An independent environmental assessment of the site for the new Marion County jail and courthouse has some judges questioning if the property will pose a health hazard to the people working and visiting the courts, but others are cautioning to not let fear dictate decision-making.
The Marion Superior Courts commissioned ATC Group Services LLC to review the environmental reports and review the remediation plan for the property that will be the new home of the Marion County Community Justice Center. For 99 years, the site at 2950 E. Prospect St. in Indianapolis was the home to Prospect MGP, which manufactured gas and other items like metallurgical cokes, coal tar and molten sulfur.
Testing has found contamination in the soil, the surface water of Pleasant Run Creek which runs through the site, and in the groundwater. The toxins range from carcinogens and expected carcinogens such as Benzene and Naphthalene to lead, arsenic and mercury.
ATC said judges, court staff, inmates and visitors to the campus could all potentially be at risk from the environmental hazards. However, the report concluded “an unreasonable risk to human health and the environment does not appear likely” if the remediation work and mitigation systems are put in place as the city is proposing.
Andy Mallon, Indianapolis Mayor Joe Hogsett’s representative for the project, sees the report as an “absolute validation” of all the work on the site that has been done so far.
But not all Marion County judges are convinced and, according to Presiding Judge Heather Welch, the courts are asking the city and ATC for additional information. The courts are concerned the people who work for the judiciary, the Indianapolis residents who come to the courthouse for business and especially the inmates in the county jail would be at a heightened risk of harm.
Welch compared the courts’ seeking an independent review to getting a second opinion after a medical diagnosis. She said the judges want to feel comfortable that their staffs and the public will not be in danger. However, she also said the judges must get all the facts and understand the remediation plan – and the science and data it is based upon – rather than letting fear dictate their actions.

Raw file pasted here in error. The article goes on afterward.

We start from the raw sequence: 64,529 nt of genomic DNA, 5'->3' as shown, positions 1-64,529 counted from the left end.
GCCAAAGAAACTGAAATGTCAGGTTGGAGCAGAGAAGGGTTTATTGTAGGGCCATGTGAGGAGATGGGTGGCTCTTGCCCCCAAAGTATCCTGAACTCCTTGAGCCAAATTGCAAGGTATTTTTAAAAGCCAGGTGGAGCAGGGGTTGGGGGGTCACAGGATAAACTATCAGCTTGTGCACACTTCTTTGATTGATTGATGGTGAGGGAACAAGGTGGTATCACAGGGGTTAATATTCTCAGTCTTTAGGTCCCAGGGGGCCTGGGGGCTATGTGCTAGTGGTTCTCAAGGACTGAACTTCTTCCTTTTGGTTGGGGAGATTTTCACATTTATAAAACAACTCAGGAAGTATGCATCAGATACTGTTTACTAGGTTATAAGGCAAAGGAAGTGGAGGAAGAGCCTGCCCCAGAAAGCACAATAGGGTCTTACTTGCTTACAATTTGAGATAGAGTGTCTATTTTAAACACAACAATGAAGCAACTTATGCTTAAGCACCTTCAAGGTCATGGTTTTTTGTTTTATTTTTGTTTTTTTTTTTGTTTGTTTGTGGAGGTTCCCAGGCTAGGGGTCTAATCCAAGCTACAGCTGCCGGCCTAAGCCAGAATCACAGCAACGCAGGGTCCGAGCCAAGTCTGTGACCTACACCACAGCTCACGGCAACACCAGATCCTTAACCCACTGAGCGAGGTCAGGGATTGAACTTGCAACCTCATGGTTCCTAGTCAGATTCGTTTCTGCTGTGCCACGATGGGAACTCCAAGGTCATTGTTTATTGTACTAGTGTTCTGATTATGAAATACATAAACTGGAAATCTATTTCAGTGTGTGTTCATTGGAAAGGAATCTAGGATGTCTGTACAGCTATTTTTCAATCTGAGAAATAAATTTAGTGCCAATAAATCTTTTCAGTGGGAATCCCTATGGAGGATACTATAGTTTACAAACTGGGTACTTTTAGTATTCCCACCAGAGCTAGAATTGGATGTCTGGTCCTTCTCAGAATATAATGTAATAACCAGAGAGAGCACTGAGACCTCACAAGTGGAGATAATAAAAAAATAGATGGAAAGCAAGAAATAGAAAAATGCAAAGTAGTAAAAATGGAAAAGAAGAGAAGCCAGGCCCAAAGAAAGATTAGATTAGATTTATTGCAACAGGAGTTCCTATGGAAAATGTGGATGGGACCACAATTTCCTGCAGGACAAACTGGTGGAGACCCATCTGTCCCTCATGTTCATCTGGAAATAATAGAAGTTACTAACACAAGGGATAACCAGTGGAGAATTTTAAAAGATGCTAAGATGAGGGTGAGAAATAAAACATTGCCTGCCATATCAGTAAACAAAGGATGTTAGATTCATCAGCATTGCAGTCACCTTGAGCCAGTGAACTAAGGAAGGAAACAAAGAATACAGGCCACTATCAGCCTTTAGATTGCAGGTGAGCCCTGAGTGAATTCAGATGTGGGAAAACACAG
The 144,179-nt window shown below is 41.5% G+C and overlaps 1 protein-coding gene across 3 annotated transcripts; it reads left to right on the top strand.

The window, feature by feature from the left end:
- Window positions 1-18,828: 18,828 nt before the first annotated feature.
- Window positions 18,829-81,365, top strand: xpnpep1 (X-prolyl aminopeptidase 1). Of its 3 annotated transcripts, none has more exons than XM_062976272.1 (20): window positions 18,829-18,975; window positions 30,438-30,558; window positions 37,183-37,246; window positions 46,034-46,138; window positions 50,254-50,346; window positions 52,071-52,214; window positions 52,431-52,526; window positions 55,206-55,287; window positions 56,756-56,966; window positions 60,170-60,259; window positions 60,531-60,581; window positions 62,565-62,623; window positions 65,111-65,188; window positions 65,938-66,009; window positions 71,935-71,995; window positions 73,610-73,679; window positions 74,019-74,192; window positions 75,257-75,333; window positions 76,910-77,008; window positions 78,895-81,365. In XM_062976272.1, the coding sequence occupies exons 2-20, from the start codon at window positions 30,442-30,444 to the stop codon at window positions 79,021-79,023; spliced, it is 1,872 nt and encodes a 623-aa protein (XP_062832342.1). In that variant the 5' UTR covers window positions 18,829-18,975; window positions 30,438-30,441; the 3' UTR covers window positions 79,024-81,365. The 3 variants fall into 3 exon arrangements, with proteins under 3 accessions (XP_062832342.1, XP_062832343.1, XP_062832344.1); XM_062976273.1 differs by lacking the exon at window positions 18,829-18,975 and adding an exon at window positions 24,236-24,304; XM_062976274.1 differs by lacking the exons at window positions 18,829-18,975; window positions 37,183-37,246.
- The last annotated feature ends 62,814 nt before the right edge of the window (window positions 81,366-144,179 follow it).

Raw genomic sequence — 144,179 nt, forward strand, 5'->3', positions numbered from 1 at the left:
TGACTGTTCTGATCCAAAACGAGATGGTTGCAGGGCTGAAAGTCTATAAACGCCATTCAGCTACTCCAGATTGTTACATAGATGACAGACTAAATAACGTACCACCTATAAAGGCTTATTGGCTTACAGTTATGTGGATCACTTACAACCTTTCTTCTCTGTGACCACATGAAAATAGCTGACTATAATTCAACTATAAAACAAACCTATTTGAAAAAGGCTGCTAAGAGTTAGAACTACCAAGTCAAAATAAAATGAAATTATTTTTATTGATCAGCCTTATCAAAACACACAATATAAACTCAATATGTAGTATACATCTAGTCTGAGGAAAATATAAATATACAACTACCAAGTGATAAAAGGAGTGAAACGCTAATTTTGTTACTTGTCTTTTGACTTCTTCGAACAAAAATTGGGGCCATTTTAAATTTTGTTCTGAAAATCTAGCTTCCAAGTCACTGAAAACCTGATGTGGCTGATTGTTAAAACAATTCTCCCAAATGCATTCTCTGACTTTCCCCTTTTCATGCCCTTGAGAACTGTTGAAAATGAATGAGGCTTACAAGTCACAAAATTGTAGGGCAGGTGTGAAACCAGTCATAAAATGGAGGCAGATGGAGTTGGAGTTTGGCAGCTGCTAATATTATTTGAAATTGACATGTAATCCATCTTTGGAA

“If you have challenging issues to address and you try to do that without all the information, that typically doesn’t turn out well,” she said.
According to Steven Wanner, licensed professional geologist and principal at GHD, the environmental firm hired by the city to consult on the justice center project, the remediation calls for the “unsuitable soil” to be removed and replaced with a layer of clay to act as a barrier between the contaminants in the ground and the people. In addition, a vapor exhaust system will exhaust any harmful substances in the air inside the courthouse to the outside above the roof.
Based on the findings of ATC, the courts have asked the city for more information about the remediation and that additional sampling be done. Also, the courts have asked ATC to provide some toxicological information.
The additional facts and details will be compiled by ATC into a supplemental report, which Welch estimated could be completed by late summer or early fall.
“We have to get all questions answered, have a good working knowledge of the information, then defer to our experts’ opinion, based on research and data, that there is no unreasonable risk to human health and safety,” Welch said.
For more on this story, see the May 29 edition of Indiana Lawyer.